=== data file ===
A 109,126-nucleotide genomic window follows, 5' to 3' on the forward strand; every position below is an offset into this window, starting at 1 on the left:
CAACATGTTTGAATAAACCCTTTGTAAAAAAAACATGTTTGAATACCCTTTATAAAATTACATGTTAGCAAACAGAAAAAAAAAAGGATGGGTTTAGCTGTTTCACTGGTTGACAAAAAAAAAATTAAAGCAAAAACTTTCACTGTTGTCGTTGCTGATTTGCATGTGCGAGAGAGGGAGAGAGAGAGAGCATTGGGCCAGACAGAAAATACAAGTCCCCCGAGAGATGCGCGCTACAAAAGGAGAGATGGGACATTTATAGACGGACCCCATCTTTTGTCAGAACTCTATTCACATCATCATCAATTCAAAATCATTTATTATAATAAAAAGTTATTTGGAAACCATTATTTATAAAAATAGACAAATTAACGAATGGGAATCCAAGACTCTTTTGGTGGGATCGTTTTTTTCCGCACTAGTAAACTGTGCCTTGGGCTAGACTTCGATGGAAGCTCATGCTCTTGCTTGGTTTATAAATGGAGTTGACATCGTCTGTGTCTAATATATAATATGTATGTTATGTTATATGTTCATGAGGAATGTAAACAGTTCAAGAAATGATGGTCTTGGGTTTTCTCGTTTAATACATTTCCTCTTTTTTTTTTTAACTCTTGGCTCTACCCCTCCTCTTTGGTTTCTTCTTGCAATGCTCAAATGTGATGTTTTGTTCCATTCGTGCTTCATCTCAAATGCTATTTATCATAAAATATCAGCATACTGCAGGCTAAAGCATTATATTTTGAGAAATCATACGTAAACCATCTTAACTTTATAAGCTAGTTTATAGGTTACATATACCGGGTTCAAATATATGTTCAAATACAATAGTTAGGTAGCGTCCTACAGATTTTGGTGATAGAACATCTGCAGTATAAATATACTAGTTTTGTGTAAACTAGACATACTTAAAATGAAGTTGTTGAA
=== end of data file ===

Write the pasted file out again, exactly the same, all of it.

A 109,126-nucleotide genomic window follows, 5' to 3' on the forward strand; every position below is an offset into this window, starting at 1 on the left:
CAACATGTTTGAATAAACCCTTTGTAAAAAAAACATGTTTGAATACCCTTTATAAAATTACATGTTAGCAAACAGAAAAAAAAAAGGATGGGTTTAGCTGTTTCACTGGTTGACAAAAAAAAAATTAAAGCAAAAACTTTCACTGTTGTCGTTGCTGATTTGCATGTGCGAGAGAGGGAGAGAGAGAGAGCATTGGGCCAGACAGAAAATACAAGTCCCCCGAGAGATGCGCGCTACAAAAGGAGAGATGGGACATTTATAGACGGACCCCATCTTTTGTCAGAACTCTATTCACATCATCATCAATTCAAAATCATTTATTATAATAAAAAGTTATTTGGAAACCATTATTTATAAAAATAGACAAATTAACGAATGGGAATCCAAGACTCTTTTGGTGGGATCGTTTTTTTCCGCACTAGTAAACTGTGCCTTGGGCTAGACTTCGATGGAAGCTCATGCTCTTGCTTGGTTTATAAATGGAGTTGACATCGTCTGTGTCTAATATATAATATGTATGTTATGTTATATGTTCATGAGGAATGTAAACAGTTCAAGAAATGATGGTCTTGGGTTTTCTCGTTTAATACATTTCCTCTTTTTTTTTTTAACTCTTGGCTCTACCCCTCCTCTTTGGTTTCTTCTTGCAATGCTCAAATGTGATGTTTTGTTCCATTCGTGCTTCATCTCAAATGCTATTTATCATAAAATATCAGCATACTGCAGGCTAAAGCATTATATTTTGAGAAATCATACGTAAACCATCTTAACTTTATAAGCTAGTTTATAGGTTACATATACCGGGTTCAAATATATGTTCAAATACAATAGTTAGGTAGCGTCCTACAGATTTTGGTGATAGAACATCTGCAGTATAAATATACTAGTTTTGTGTAAACTAGACATACTTAAAATGAAGTTGTTGAA